This project was conceptualised with the aim of enabling learners to correlate the concept of light's waveform and the color it belongs to. Basically, by manipulating different parameters of the wave function describing a beam of light, see what color it corresponds to. This should help ground, by personal manipulation, the impact of a photons' frequency on the color of light.
Initially this was imagined to extend in two possible ways. One, was seeing how the mixing of colors worked, by describing multiple waves and playing around with them. This could be a fascinating foray to understand color theory, grounded much more in physics than in the notion of inks, pixels, and vague concepts of how displays work. I found this to be a potentially exciting line of thought and understanding, albeit not very necessary in learning physics/optics maybe.
The other was being able to manipulate and see the behavior of light's waveform, in parallel with seeing the physical optical phenomena that take place – for instance, refraction on the interfaces of media, splitting of colors through a prism, etc. In principle, it would be quite fun to be able to have a wave simulation of the double slit experiment, and more advanced experiments as well! Could this be made by programming elementally, the nature of how light's wave worked? I was (and still am) highly doubtful of actually being able to make for the entire imagined scope, because light is a transverse, electromagnetic wave. It's not like the wave itself is moving. The waveform, the depicted sine wave, is just a representation of the frequency with which the photons are vibrating, in my understanding. This is still an open question. It won't make sense to see the waveform move, and the real behavior of the waveform is likely to have a clash with physical observations, because as has been said often enough, the wave in reality is only a mathematical abstraction/representation, not the thing in itself.
Over a weekend project prototyping workshop for projects, I prepared a basic setup that would take fiducial input for accepting the wave's configuration, and (in principle), project the waveform on top of the fiducials' positions, and also show the color obtained.
The first point of conflict/confusion emerged at the question – given a wavelength, what color does it correspond to? Especially, what color on a computer screen does it relate to? There is quite a bit of discourse [on the internet] on this (not unlike most topics one can think of) , which mentions fascinating things about how the RGB rendering does not have a true correspondence with light's wavelength, that possibly HSB (Hue-Saturation-Brightness) has a better correspondence with the features of wavelength and amplitude of light, and a rough approximation, that for reasons of ease, I used. There's also a matlab function which I didn't find in time, and don't yet know how to engage inside my processing program at the moment.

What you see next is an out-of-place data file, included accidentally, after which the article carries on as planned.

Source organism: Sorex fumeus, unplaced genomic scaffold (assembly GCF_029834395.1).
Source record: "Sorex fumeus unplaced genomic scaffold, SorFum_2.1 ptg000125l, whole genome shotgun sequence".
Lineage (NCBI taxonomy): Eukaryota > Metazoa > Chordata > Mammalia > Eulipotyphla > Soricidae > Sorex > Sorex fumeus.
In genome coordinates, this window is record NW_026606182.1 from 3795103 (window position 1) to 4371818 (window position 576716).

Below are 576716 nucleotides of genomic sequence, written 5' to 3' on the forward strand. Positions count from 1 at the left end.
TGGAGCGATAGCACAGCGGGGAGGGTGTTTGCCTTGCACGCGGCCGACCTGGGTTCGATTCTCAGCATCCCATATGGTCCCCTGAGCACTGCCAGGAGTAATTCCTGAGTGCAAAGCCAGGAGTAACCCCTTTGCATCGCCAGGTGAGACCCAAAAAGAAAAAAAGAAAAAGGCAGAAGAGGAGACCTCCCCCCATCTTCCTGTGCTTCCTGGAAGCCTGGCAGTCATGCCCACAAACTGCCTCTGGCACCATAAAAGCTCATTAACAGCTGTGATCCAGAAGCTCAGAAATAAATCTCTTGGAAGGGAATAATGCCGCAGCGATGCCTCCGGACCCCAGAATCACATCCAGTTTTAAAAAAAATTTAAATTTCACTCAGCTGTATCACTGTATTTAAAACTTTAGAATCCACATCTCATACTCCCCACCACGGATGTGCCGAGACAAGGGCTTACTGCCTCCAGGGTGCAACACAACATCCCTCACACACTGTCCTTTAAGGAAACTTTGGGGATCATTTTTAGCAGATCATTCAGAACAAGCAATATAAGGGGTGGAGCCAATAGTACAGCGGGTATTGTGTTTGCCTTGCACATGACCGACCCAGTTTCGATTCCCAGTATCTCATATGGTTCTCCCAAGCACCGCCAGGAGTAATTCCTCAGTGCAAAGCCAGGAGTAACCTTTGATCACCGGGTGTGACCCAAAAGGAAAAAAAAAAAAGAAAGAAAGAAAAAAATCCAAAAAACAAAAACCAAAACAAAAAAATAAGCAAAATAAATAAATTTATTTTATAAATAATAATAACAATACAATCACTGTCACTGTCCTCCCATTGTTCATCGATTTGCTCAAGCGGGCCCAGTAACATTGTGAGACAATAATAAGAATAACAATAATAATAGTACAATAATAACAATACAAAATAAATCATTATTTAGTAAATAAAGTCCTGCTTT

For the fun of it, I added "RGB" channels beside the composite color box, to see what RGB configurations made the colors. And in playing around with it, I noticed something quite unexpected. No color in the spectrum, had all 3 RGB channels active at any point of time. (In retrospect, seeing that my RGB conversion was forced case consideration, this might just be a result of the specific code I copied.) But what this alerted me to, was the observation that the spectrum did not have all colors! This came almost as a shock to me. And after a small amount of thought, I recalled the color I knew for sure has all 3 RGB channels – and looked for the wavelength of grey. And not very surprisingly, read that grey, like white, was a mixture of all the wavelengths, but with lesser… quantity? [This continues to be a grey area in my knowledge. See what I did there?] We've always read that white is a mixture of all the colors. So, why was this surprising? I discussed around, and finally managed to articulate some notion of what was unexpected. That all colors aren't in the spectrum directly, means that nature has its own set of primary colors, which does not include all the colors that are seen. The colors in the spectrum, are fundamental, in some sense. Unlike RGB, inherently there're an infinitude of them. This sparked discussions regarding the choice of Red, Green, Blue, and the sensibility behind it. When discussing colors, especially in the context the computer, it appears rather confusing to figure out which came first. Is a color, a wavelength of light? Because in that sense, grey is not a color! Is a color a mixture of the red, green, blue channels? That seems like a rather contrived (and fairly inappropriate) way to see it. After quite a bit of discussion, we roughly came to a hypothesis that red green and violet makes more sense to be the primary colors, and that we'll read more to understand how this works. The next thing to do with respect to colors, is to allow for the definition of multiple waves, and see how different colors result from that. An alternate possibility, is to allow the choice of a color, and see what mixture(s) of waves allows for that to be made.